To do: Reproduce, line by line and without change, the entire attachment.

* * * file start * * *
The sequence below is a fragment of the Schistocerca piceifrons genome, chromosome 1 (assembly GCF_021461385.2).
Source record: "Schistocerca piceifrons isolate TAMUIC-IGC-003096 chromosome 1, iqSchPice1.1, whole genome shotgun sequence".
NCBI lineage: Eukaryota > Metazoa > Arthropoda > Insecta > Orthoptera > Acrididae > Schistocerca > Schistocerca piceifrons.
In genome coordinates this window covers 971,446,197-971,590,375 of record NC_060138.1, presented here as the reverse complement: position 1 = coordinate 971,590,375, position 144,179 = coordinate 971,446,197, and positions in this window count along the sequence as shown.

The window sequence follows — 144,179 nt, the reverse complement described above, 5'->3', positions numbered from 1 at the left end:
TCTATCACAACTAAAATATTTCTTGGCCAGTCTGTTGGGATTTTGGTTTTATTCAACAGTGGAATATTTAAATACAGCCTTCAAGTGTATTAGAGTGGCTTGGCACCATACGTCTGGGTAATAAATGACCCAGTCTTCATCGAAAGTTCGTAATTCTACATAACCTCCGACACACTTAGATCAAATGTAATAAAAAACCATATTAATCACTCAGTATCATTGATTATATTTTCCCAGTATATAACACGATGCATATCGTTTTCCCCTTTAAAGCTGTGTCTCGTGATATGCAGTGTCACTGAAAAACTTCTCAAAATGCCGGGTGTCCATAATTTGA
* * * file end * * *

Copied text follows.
The sequence below is a fragment of the Schistocerca piceifrons genome, chromosome 1 (assembly GCF_021461385.2).
Source record: "Schistocerca piceifrons isolate TAMUIC-IGC-003096 chromosome 1, iqSchPice1.1, whole genome shotgun sequence".
NCBI lineage: Eukaryota > Metazoa > Arthropoda > Insecta > Orthoptera > Acrididae > Schistocerca > Schistocerca piceifrons.
In genome coordinates this window covers 971,446,197-971,590,375 of record NC_060138.1, presented here as the reverse complement: position 1 = coordinate 971,590,375, position 144,179 = coordinate 971,446,197, and positions in this window count along the sequence as shown.

The window sequence follows — 144,179 nt, the reverse complement described above, 5'->3', positions numbered from 1 at the left end:
TCTATCACAACTAAAATATTTCTTGGCCAGTCTGTTGGGATTTTGGTTTTATTCAACAGTGGAATATTTAAATACAGCCTTCAAGTGTATTAGAGTGGCTTGGCACCATACGTCTGGGTAATAAATGACCCAGTCTTCATCGAAAGTTCGTAATTCTACATAACCTCCGACACACTTAGATCAAATGTAATAAAAAACCATATTAATCACTCAGTATCATTGATTATATTTTCCCAGTATATAACACGATGCATATCGTTTTCCCCTTTAAAGCTGTGTCTCGTGATATGCAGTGTCACTGAAAAACTTCTCAAAATGCCGGGTGTCCATAATTTGA